accede

[ ak-seed ]
/ ækˈsid /

verb (used without object), ac·ced·ed, ac·ced·ing.

to give consent, approval, or adherence; agree; assent; to accede to a request; to accede to the terms of a contract.
to attain or assume an office, title, or dignity; succeed (usually followed by to): to accede to the throne.
International Law. to become a party to an agreement, treaty, or the like, by way of accession.

Nearby words

  1. accademia,
  2. accadian,
  3. accardo,
  4. accc,
  5. accd,
  6. accel.,
  7. accelerando,
  8. accelerant,
  9. accelerate,
  10. accelerated reader

Origin of accede

1400–50; late Middle English: to approach, adapt to < Latin accēdere to approach, assent, equivalent to ac- ac- + cēdere to go; see cede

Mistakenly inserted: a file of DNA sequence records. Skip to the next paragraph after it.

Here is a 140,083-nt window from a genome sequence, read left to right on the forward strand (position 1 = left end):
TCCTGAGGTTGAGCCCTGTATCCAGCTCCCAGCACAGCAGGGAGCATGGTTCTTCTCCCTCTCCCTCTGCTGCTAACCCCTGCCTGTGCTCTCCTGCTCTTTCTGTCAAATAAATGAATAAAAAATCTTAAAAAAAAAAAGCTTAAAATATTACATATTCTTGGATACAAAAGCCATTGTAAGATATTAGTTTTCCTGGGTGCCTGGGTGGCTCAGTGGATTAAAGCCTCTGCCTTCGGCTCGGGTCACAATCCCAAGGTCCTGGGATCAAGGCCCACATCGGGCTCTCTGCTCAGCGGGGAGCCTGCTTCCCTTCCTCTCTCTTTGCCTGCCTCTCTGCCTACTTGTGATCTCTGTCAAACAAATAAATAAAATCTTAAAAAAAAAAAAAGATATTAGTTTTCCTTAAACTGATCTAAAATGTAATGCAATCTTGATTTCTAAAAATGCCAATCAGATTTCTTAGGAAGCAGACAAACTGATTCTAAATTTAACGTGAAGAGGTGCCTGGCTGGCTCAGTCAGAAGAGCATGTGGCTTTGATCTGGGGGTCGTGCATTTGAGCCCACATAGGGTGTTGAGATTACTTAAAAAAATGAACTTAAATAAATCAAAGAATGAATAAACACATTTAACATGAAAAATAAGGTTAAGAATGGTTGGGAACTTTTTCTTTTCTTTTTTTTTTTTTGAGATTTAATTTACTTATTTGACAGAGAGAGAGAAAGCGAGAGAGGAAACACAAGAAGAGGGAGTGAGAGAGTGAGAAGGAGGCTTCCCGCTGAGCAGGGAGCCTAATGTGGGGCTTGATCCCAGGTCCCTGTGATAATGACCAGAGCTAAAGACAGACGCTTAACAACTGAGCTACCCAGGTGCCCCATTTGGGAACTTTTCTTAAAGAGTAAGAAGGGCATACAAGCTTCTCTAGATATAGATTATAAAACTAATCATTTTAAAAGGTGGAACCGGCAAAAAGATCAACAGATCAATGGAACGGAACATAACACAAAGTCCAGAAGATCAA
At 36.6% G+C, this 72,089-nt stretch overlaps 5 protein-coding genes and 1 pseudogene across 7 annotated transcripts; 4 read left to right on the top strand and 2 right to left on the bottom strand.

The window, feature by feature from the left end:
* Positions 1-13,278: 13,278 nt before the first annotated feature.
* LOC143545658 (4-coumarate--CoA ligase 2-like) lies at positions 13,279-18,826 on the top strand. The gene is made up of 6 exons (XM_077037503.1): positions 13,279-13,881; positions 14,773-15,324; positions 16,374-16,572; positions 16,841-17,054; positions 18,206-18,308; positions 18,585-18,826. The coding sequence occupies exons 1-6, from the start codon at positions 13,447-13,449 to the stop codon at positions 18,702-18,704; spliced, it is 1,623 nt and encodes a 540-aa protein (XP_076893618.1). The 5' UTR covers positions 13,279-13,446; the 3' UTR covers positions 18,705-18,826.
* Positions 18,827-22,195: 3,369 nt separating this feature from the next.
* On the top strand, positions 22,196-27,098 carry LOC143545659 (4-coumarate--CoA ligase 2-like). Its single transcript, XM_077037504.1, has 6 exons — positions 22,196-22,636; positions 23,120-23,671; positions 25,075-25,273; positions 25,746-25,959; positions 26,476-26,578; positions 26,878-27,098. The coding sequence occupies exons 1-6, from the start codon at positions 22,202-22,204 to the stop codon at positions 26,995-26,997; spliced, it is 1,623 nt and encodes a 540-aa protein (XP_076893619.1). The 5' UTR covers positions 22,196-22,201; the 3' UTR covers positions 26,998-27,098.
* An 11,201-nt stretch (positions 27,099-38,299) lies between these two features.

Related forms
Can be confusedaccede concede exceed

Synonym study

1. See agree.

Dictionary.com Unabridged Based on the Random House Unabridged Dictionary, © Random House, Inc. 2019

Examples from the Web for accede


British Dictionary definitions for accede

accede

/ (ækˈsiːd) /

verb (intr usually foll by to)

to assent or give one's consent; agree
to enter upon or attain (to an office, right, etc)the prince acceded to the throne
international law to become a party (to an agreement between nations, etc), as by signing a treaty
Derived Formsaccedence, nounacceder, noun

Word Origin for accede

C15: from Latin accēdere to approach, agree, from ad- to + cēdere to go, yield

Collins English Dictionary - Complete & Unabridged 2012 Digital Edition © William Collins Sons & Co. Ltd. 1979, 1986 © HarperCollins Publishers 1998, 2000, 2003, 2005, 2006, 2007, 2009, 2012

Word Origin and History for accede

accede

v.

early 15c., from Latin accedere "approach, enter upon," from ad- "to" (see ad-) + cedere "go, move" (see cede). Latin ad- usually became ac- before "k" sounds. Related: Acceded; acceding.

Online Etymology Dictionary, © 2010 Douglas Harper